Unsolicited Advice is a Valuable Clue
In this series, I’m recounting work stories to learn from my mistakes. I call them Things I Learned the Hard Way.
Years ago, I was considering a job. I had a series of interviews with people at the company, and I noticed something peculiar. Without me asking, each of them offered me tips for how to get along with the boss. At the time, I thought they were just trying to be helpful, but I didn’t take them very seriously. After all, their issues wouldn’t necessarily be my issues.
But when people give you advice, they’re communicating something in between the lines. They’re telling you what their problems are. And their problems could be a preview of yours. The trick is to decode the meaning.
In an interview, when someone says, “there’s a lot of politics,” they mean “you can’t trust anyone.” When someone says, “people here are very dedicated,” they mean “we expect you to work 80 hours a week.” When someone says, “I just couldn’t be happier,” they mean “please take this job so I can quit.” (No one’s happiest at work. Ever.)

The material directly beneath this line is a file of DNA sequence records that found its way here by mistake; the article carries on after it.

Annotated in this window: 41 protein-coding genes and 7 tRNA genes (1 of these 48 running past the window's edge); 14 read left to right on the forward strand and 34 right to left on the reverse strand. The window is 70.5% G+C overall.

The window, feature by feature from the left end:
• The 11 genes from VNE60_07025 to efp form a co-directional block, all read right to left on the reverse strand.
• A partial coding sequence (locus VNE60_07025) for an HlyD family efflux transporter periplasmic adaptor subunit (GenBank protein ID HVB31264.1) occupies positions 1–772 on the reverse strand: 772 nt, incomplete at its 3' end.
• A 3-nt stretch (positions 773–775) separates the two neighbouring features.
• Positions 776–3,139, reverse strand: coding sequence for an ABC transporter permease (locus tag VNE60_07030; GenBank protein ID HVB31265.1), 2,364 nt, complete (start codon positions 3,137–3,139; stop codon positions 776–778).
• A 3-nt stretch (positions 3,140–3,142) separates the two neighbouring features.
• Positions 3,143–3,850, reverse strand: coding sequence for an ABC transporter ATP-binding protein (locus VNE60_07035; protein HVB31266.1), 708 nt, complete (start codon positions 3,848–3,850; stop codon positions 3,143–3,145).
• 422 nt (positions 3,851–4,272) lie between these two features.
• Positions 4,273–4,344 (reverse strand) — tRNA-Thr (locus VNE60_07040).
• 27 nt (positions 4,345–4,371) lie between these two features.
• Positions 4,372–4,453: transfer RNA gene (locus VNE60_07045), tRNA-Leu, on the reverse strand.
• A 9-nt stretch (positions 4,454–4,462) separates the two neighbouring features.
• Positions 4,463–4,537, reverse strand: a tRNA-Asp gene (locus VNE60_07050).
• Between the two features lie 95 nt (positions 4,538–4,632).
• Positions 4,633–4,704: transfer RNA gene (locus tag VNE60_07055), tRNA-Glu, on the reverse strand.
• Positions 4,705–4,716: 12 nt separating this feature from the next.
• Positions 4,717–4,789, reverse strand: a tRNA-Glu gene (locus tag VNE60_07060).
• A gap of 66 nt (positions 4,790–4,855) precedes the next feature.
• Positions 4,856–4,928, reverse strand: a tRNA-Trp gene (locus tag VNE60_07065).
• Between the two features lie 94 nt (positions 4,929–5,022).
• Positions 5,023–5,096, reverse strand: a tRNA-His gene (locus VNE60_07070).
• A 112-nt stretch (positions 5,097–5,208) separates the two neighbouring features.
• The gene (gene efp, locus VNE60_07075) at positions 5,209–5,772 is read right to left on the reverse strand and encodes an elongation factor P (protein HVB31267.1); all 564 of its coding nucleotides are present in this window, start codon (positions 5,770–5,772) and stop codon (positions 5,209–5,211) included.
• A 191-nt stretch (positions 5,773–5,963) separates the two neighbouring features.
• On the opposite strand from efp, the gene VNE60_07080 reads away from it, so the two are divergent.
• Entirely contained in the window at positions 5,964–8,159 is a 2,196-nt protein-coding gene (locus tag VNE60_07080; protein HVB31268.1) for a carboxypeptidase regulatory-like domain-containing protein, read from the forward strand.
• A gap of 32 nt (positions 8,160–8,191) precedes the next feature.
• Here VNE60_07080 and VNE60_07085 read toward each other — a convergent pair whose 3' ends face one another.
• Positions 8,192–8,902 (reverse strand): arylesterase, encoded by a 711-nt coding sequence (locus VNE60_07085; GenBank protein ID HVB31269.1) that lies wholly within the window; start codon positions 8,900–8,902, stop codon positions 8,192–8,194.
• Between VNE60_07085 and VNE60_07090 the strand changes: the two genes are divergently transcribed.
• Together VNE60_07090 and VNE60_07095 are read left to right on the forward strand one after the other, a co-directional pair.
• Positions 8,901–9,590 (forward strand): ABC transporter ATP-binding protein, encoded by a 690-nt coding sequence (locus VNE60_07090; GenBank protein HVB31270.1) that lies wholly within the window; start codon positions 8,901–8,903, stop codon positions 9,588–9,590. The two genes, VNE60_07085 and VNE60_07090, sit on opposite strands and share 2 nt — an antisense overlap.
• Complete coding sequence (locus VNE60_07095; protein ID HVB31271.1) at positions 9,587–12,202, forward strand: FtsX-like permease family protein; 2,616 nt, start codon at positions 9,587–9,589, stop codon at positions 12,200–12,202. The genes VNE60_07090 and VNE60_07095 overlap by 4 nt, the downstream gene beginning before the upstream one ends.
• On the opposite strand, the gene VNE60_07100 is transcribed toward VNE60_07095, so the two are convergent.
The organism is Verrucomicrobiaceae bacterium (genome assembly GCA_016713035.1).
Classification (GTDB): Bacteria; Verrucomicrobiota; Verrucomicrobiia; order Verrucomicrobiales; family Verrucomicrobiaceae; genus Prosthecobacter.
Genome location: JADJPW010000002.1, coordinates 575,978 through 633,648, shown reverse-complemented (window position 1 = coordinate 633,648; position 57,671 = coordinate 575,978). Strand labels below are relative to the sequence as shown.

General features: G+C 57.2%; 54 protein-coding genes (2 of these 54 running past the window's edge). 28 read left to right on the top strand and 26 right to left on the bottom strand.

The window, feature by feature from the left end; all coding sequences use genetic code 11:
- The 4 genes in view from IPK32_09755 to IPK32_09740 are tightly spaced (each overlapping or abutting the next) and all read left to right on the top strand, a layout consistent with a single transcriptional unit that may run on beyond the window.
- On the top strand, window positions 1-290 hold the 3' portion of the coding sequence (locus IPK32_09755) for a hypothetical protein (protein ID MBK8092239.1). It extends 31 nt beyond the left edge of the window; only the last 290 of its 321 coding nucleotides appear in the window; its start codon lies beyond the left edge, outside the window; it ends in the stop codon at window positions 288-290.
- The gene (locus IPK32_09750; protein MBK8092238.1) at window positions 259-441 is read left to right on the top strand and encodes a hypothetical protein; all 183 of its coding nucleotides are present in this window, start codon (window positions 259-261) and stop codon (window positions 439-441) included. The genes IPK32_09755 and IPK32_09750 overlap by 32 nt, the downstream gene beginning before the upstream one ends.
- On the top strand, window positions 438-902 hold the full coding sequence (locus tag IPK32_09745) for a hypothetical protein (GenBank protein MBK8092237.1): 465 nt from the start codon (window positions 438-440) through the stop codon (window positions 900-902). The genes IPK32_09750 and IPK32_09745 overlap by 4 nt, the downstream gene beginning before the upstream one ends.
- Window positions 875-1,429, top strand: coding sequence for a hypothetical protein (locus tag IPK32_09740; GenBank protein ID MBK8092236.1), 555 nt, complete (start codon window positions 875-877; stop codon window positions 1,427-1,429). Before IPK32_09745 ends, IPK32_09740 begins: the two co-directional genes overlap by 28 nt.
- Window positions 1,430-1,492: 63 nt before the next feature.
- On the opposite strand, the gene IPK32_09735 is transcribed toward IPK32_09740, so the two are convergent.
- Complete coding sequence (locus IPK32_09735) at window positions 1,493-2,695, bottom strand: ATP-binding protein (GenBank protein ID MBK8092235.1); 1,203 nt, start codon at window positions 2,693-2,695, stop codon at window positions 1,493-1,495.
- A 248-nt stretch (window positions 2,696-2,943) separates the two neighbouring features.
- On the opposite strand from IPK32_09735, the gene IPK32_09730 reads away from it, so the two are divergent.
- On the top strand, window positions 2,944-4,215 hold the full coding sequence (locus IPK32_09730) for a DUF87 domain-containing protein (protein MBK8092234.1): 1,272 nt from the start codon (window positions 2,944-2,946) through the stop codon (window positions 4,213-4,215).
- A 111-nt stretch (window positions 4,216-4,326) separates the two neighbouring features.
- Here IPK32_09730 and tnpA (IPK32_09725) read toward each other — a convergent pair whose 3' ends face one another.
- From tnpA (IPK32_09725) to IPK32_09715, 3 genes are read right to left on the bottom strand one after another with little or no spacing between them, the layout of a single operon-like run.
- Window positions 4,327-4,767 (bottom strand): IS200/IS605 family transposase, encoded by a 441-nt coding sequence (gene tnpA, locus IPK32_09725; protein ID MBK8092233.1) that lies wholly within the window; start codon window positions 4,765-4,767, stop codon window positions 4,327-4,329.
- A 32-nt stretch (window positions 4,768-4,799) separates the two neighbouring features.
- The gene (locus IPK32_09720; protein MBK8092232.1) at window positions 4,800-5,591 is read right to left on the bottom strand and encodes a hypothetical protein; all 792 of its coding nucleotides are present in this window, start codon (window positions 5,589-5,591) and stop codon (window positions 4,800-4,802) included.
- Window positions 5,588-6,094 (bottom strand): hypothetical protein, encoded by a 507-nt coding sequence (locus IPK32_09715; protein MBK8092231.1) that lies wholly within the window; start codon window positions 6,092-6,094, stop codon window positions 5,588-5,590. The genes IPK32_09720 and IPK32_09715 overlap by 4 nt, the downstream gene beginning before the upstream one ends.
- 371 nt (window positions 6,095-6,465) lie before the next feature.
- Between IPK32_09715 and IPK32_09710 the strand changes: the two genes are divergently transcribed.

In this case, when several employees separately offered me advice about how to work with the boss, what they were really saying was, “the boss is hard to work with.” Or, more simply, “the boss is an asshole.” (I’ve already written about that.)
When someone offers you unsolicited advice, your first response may be to ignore it, because you didn’t ask for it. You might also be tempted to hear it as criticism. (“He suggested I stay calm. Do I not seem calm? I’m totally calm!”) Instead, try to see it as a whispered clue. Mentally rephrase it to be in the first-person. “You should try to be calm” becomes “I struggle to stay calm.”
You’ll be amazed at how much insight this simple trick can provide.
What was the last bit of unsolicited advice you got? Tell us all about it.
Read more Things I Learned the Hard Way.